Image credit: Production still from Elles, Les Productions Figlio, Photo credit: Chris Randle, 2012
Joining a prestigious list of some of Vancouver’s most daringly innovative arts companies, Serge Bennathan’s Les Productions Figlio premieres Elles as the 12th winner of the Rio Tinto Alcan Performing Arts Awards. Next year’s winner was also announced as Theatre Conspiracy's production-in-progress, Extraction, and starting in 2014, RTA winners will also be additionally funded for a tour through Northern British Columbia. The award itself is worth sixty grand, which is certainly nothing to sneeze at in our current arts funding climate both provincially and nationally, and looking backwards, the RTA Performing Arts Award has been directly responsible for launching many international careers.
Starting from Holy Body Tattoo's Circa to Kidd Pivot's Lost Action, the peer assessed funds allowed a shift in creative process to dream bigger than before. This is true for Bennathan’s Elles, which featured a depth through its employment of a range of dancers from across Canada. While most professional dancers do hop across the country to dance for various companies, the eight female dancers in Elles are not assimilating into a company’s repertoire as much as they are bringing to the show their own unique histories. With an age difference of over twenty years between the youngest and the oldest, and bringing in different strengths from contact to ballet, I doubt it’s a coincidence that Bennathan chooses to focus on dancers from Vancouver, Winnipeg, and Montreal, the three Canadian cities that sustain a national presence while creating their own dance vocabulary. Bennathan plays a bit of a maestro in assembling a series of powerhouse solos and duets together into one piece, building a tempo that begins with a soft gracefulness and moves deeper and deeper into a frenetically charged propulsion.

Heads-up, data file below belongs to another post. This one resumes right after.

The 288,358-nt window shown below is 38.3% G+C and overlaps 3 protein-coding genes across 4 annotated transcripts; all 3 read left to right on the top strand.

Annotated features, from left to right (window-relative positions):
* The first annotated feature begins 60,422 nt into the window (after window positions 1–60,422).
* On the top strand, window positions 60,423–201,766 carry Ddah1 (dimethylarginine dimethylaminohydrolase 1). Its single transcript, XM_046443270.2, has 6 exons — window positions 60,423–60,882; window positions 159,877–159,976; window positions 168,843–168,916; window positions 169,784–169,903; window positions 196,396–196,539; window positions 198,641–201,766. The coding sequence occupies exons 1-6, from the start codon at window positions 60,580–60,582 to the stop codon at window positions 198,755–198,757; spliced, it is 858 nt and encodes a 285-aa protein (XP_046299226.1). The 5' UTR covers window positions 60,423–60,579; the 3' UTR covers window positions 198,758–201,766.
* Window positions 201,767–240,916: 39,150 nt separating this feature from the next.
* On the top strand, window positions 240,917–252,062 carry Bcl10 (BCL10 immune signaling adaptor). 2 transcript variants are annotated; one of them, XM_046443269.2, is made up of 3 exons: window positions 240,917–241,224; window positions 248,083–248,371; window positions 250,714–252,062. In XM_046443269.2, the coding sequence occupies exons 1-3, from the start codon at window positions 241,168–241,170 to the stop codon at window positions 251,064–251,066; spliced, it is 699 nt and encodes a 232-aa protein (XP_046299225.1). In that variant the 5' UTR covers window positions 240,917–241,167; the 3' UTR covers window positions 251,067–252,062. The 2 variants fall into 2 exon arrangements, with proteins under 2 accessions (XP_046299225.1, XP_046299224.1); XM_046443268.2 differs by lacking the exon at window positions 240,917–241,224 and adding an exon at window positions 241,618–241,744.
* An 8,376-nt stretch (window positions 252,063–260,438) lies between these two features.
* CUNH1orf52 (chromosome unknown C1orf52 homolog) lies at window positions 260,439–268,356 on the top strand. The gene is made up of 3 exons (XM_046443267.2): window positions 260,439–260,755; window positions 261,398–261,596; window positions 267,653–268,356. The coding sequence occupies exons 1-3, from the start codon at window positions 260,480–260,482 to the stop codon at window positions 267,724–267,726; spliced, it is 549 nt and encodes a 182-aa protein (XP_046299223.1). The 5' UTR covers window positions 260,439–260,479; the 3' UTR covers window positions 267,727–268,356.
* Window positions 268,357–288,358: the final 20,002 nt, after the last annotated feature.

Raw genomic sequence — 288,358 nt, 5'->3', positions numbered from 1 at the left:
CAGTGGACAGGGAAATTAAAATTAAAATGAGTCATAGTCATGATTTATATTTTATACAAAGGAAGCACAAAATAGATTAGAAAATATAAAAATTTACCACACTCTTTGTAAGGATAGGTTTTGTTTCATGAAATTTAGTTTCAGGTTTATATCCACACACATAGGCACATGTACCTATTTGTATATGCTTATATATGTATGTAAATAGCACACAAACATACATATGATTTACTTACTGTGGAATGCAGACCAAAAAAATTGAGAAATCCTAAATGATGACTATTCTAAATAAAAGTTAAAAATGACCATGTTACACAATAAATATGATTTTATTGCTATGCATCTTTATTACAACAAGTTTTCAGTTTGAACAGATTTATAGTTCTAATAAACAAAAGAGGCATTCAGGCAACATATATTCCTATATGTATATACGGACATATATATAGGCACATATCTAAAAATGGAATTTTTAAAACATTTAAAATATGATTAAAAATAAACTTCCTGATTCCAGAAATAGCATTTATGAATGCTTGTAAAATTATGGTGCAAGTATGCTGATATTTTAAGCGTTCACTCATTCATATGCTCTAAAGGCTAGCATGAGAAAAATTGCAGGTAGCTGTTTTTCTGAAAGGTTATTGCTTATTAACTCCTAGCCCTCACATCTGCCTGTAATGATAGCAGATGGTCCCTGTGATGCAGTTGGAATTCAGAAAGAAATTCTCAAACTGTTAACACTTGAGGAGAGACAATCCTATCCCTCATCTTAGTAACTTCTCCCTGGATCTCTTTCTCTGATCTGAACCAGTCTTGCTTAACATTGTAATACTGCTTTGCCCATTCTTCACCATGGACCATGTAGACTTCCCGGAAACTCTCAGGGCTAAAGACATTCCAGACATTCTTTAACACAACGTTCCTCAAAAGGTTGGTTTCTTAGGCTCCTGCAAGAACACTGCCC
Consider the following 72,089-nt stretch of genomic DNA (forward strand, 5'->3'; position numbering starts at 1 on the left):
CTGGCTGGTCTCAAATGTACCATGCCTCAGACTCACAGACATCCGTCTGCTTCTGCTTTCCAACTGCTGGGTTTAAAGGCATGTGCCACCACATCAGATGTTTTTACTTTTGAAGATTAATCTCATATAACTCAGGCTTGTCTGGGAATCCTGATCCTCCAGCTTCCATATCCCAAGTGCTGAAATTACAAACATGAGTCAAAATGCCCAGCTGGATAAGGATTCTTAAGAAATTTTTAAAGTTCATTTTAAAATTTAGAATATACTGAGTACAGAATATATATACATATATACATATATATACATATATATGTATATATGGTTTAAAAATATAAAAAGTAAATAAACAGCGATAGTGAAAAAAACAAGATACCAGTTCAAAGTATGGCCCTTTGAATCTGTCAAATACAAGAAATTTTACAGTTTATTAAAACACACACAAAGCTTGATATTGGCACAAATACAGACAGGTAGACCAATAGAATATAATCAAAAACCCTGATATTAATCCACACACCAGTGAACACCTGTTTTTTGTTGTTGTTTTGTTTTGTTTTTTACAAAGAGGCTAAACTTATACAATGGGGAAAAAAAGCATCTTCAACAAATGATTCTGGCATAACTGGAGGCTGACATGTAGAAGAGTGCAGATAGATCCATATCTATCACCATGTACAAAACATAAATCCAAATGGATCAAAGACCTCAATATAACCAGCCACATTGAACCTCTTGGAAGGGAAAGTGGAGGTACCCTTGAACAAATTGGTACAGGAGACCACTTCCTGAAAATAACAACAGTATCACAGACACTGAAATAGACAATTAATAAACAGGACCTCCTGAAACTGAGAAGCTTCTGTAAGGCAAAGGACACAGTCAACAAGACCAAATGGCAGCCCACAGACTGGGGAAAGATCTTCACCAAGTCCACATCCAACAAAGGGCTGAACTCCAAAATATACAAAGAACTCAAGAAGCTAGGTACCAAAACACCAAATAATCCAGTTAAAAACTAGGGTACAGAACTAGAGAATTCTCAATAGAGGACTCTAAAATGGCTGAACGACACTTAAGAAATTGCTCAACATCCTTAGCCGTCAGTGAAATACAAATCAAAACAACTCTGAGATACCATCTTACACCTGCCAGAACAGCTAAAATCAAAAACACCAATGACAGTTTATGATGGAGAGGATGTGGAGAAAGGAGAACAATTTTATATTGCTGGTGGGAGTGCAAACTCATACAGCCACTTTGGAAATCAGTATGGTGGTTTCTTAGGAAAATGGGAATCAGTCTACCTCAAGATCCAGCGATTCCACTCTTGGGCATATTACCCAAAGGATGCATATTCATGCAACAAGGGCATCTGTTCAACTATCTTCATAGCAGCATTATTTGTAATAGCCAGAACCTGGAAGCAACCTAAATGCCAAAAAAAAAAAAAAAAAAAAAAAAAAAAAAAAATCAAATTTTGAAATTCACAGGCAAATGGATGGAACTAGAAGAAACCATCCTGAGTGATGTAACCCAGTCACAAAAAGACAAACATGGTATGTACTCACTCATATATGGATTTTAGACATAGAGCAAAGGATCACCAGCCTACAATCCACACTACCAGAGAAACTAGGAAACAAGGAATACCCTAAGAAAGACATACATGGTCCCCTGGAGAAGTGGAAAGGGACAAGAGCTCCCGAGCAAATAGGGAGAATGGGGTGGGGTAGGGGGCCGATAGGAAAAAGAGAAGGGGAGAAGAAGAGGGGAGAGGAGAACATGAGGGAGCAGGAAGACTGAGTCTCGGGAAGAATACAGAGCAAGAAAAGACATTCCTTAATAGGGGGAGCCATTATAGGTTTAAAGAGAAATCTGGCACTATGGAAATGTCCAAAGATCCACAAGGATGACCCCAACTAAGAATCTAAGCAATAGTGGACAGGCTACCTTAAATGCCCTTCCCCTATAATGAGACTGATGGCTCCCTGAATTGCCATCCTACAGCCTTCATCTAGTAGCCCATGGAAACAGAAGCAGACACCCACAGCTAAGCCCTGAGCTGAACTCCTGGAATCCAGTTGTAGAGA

The eight dancers, Erin Drumheller, Linnea Swan, Valerie Calam, Ali Robson, Alison Denham, Darcy McMurray, Susan Elliott and Carolyn Woods, have been given the luxury of time to work on the details, especially with their hand gestures and many more minute and quick physical movements such as ticks, wobbles, and juts that speak louder than words. The herd movements were best when synchronicity broke down and the movement rippled outwards rather than being led. As individual uniqueness is played up more so in this production, the ensemble remains cohesive in some shining moments of collective expression. In certain scenes that appear more like chain reactions, Bennathan makes it clear that when one has been affected, all have been affected. The musical composition by Bertrand Chenier was utterly enigmatic, or maybe cinematic, and was the (other) backbone to the show. Some very good image-making occurs throughout, including the last scene which I read as a landscape of warm pulsating rocks or orbs.
- While I don’t think any single dancer stands out or is suppose to in this mixed cast, Linnea Swan’s gestures were noticeably strongest.
- I liked it when certain duets fell out of synch, but I’m not certain that was the intention.
- The set was not really used to its effect as shadow play was hinted at, but never executed.
I must admit I found myself resisting the show at first, as it appeared to be another lyrical contemporary dance piece working on a classical motif of women as forest nymphs, but hats off to Les Productions Figlio for shattering that resistance.
Elles runs March 13 - 17, 2012 at The Cultch